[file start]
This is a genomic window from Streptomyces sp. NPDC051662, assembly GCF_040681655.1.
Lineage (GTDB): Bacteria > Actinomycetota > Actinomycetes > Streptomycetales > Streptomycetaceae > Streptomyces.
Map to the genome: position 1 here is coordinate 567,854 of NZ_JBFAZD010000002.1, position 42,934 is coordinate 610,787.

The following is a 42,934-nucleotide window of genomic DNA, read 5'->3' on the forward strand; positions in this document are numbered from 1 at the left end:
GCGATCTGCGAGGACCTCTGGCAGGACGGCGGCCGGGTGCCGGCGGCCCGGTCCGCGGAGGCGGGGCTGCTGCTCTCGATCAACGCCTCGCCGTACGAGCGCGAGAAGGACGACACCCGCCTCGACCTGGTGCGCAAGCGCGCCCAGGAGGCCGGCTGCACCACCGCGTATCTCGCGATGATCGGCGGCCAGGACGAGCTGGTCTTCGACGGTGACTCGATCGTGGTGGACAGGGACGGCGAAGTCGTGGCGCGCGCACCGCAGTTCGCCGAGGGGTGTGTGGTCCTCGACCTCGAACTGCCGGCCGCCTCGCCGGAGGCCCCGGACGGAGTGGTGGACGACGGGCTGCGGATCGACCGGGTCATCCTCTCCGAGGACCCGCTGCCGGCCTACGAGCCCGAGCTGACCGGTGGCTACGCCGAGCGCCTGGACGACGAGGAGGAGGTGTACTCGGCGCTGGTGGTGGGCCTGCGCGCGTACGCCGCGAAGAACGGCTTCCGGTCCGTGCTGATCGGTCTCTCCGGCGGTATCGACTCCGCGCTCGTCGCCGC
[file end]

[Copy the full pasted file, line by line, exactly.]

This is a genomic window from Streptomyces sp. NPDC051662, assembly GCF_040681655.1.
Lineage (GTDB): Bacteria > Actinomycetota > Actinomycetes > Streptomycetales > Streptomycetaceae > Streptomyces.
Map to the genome: position 1 here is coordinate 567,854 of NZ_JBFAZD010000002.1, position 42,934 is coordinate 610,787.

The following is a 42,934-nucleotide window of genomic DNA, read 5'->3' on the forward strand; positions in this document are numbered from 1 at the left end:
GCGATCTGCGAGGACCTCTGGCAGGACGGCGGCCGGGTGCCGGCGGCCCGGTCCGCGGAGGCGGGGCTGCTGCTCTCGATCAACGCCTCGCCGTACGAGCGCGAGAAGGACGACACCCGCCTCGACCTGGTGCGCAAGCGCGCCCAGGAGGCCGGCTGCACCACCGCGTATCTCGCGATGATCGGCGGCCAGGACGAGCTGGTCTTCGACGGTGACTCGATCGTGGTGGACAGGGACGGCGAAGTCGTGGCGCGCGCACCGCAGTTCGCCGAGGGGTGTGTGGTCCTCGACCTCGAACTGCCGGCCGCCTCGCCGGAGGCCCCGGACGGAGTGGTGGACGACGGGCTGCGGATCGACCGGGTCATCCTCTCCGAGGACCCGCTGCCGGCCTACGAGCCCGAGCTGACCGGTGGCTACGCCGAGCGCCTGGACGACGAGGAGGAGGTGTACTCGGCGCTGGTGGTGGGCCTGCGCGCGTACGCCGCGAAGAACGGCTTCCGGTCCGTGCTGATCGGTCTCTCCGGCGGTATCGACTCCGCGCTCGTCGCCGC